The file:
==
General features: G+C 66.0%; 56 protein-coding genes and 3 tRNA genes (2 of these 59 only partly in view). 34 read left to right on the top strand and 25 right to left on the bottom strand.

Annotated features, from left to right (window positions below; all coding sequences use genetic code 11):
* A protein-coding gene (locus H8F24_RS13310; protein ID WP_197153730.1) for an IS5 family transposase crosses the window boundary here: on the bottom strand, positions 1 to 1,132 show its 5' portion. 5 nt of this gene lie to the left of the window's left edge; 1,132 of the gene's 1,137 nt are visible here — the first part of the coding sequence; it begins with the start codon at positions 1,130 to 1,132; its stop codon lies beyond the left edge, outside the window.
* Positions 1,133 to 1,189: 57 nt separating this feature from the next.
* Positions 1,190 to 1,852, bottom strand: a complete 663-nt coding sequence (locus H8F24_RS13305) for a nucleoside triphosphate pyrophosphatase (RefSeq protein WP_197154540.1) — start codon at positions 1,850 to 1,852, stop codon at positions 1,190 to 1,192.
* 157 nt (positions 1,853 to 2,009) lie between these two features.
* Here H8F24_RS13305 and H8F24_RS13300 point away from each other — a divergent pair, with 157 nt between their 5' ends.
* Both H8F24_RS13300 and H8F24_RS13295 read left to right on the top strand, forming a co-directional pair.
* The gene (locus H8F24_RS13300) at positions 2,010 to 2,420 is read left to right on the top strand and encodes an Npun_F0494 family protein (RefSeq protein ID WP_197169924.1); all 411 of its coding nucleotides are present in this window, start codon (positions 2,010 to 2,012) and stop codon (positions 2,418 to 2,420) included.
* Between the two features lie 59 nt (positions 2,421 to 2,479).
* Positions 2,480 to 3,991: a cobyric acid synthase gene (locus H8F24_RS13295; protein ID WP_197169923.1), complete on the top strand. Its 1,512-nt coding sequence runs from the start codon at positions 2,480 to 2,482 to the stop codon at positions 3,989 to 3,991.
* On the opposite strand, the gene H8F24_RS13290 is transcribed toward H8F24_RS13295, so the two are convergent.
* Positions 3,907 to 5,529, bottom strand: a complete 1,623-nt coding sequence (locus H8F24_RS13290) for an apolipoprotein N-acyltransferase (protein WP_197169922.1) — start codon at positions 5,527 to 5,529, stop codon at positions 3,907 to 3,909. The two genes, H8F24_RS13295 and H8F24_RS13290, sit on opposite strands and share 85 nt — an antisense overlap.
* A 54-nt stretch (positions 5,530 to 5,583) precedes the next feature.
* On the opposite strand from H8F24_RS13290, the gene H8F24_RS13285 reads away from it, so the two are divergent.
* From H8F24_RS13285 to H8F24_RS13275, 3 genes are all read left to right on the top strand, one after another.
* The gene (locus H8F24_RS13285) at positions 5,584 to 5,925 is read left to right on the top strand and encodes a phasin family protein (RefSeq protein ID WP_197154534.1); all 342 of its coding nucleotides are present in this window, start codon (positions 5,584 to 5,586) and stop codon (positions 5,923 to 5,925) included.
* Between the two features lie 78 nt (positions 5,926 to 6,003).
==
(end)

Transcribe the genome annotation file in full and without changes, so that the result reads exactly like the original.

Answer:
General features: G+C 66.0%; 56 protein-coding genes and 3 tRNA genes (2 of these 59 only partly in view). 34 read left to right on the top strand and 25 right to left on the bottom strand.

Annotated features, from left to right (window positions below; all coding sequences use genetic code 11):
* A protein-coding gene (locus H8F24_RS13310; protein ID WP_197153730.1) for an IS5 family transposase crosses the window boundary here: on the bottom strand, positions 1 to 1,132 show its 5' portion. 5 nt of this gene lie to the left of the window's left edge; 1,132 of the gene's 1,137 nt are visible here — the first part of the coding sequence; it begins with the start codon at positions 1,130 to 1,132; its stop codon lies beyond the left edge, outside the window.
* Positions 1,133 to 1,189: 57 nt separating this feature from the next.
* Positions 1,190 to 1,852, bottom strand: a complete 663-nt coding sequence (locus H8F24_RS13305) for a nucleoside triphosphate pyrophosphatase (RefSeq protein WP_197154540.1) — start codon at positions 1,850 to 1,852, stop codon at positions 1,190 to 1,192.
* 157 nt (positions 1,853 to 2,009) lie between these two features.
* Here H8F24_RS13305 and H8F24_RS13300 point away from each other — a divergent pair, with 157 nt between their 5' ends.
* Both H8F24_RS13300 and H8F24_RS13295 read left to right on the top strand, forming a co-directional pair.
* The gene (locus H8F24_RS13300) at positions 2,010 to 2,420 is read left to right on the top strand and encodes an Npun_F0494 family protein (RefSeq protein ID WP_197169924.1); all 411 of its coding nucleotides are present in this window, start codon (positions 2,010 to 2,012) and stop codon (positions 2,418 to 2,420) included.
* Between the two features lie 59 nt (positions 2,421 to 2,479).
* Positions 2,480 to 3,991: a cobyric acid synthase gene (locus H8F24_RS13295; protein ID WP_197169923.1), complete on the top strand. Its 1,512-nt coding sequence runs from the start codon at positions 2,480 to 2,482 to the stop codon at positions 3,989 to 3,991.
* On the opposite strand, the gene H8F24_RS13290 is transcribed toward H8F24_RS13295, so the two are convergent.
* Positions 3,907 to 5,529, bottom strand: a complete 1,623-nt coding sequence (locus H8F24_RS13290) for an apolipoprotein N-acyltransferase (protein WP_197169922.1) — start codon at positions 5,527 to 5,529, stop codon at positions 3,907 to 3,909. The two genes, H8F24_RS13295 and H8F24_RS13290, sit on opposite strands and share 85 nt — an antisense overlap.
* A 54-nt stretch (positions 5,530 to 5,583) precedes the next feature.
* On the opposite strand from H8F24_RS13290, the gene H8F24_RS13285 reads away from it, so the two are divergent.
* From H8F24_RS13285 to H8F24_RS13275, 3 genes are all read left to right on the top strand, one after another.
* The gene (locus H8F24_RS13285) at positions 5,584 to 5,925 is read left to right on the top strand and encodes a phasin family protein (RefSeq protein ID WP_197154534.1); all 342 of its coding nucleotides are present in this window, start codon (positions 5,584 to 5,586) and stop codon (positions 5,923 to 5,925) included.
* Between the two features lie 78 nt (positions 5,926 to 6,003).